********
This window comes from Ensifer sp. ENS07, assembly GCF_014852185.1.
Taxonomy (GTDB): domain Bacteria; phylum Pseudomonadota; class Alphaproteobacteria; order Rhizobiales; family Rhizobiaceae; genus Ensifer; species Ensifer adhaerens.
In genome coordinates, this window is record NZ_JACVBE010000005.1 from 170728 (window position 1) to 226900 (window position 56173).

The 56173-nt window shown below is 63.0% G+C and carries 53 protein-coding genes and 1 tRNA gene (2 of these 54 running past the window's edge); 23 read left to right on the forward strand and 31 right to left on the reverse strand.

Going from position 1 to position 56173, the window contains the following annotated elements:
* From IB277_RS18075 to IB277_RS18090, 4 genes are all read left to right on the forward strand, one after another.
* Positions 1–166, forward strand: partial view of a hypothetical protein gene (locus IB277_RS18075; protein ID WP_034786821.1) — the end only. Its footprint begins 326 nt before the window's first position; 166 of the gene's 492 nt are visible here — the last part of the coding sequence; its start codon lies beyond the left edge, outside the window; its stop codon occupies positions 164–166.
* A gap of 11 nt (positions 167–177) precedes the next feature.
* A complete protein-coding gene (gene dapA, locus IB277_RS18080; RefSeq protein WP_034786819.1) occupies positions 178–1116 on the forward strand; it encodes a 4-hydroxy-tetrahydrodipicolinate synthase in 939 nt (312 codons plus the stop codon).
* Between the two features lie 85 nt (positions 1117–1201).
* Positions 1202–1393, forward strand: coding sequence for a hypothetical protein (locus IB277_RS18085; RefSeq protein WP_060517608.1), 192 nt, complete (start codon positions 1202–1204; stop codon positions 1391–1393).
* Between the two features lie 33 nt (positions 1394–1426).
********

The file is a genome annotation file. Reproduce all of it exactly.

This window comes from Ensifer sp. ENS07, assembly GCF_014852185.1.
Taxonomy (GTDB): domain Bacteria; phylum Pseudomonadota; class Alphaproteobacteria; order Rhizobiales; family Rhizobiaceae; genus Ensifer; species Ensifer adhaerens.
In genome coordinates, this window is record NZ_JACVBE010000005.1 from 170728 (window position 1) to 226900 (window position 56173).

The 56173-nt window shown below is 63.0% G+C and carries 53 protein-coding genes and 1 tRNA gene (2 of these 54 running past the window's edge); 23 read left to right on the forward strand and 31 right to left on the reverse strand.

Going from position 1 to position 56173, the window contains the following annotated elements:
* From IB277_RS18075 to IB277_RS18090, 4 genes are all read left to right on the forward strand, one after another.
* Positions 1–166, forward strand: partial view of a hypothetical protein gene (locus IB277_RS18075; protein ID WP_034786821.1) — the end only. Its footprint begins 326 nt before the window's first position; 166 of the gene's 492 nt are visible here — the last part of the coding sequence; its start codon lies beyond the left edge, outside the window; its stop codon occupies positions 164–166.
* A gap of 11 nt (positions 167–177) precedes the next feature.
* A complete protein-coding gene (gene dapA, locus IB277_RS18080; RefSeq protein WP_034786819.1) occupies positions 178–1116 on the forward strand; it encodes a 4-hydroxy-tetrahydrodipicolinate synthase in 939 nt (312 codons plus the stop codon).
* Between the two features lie 85 nt (positions 1117–1201).
* Positions 1202–1393, forward strand: coding sequence for a hypothetical protein (locus IB277_RS18085; RefSeq protein WP_060517608.1), 192 nt, complete (start codon positions 1202–1204; stop codon positions 1391–1393).
* Between the two features lie 33 nt (positions 1394–1426).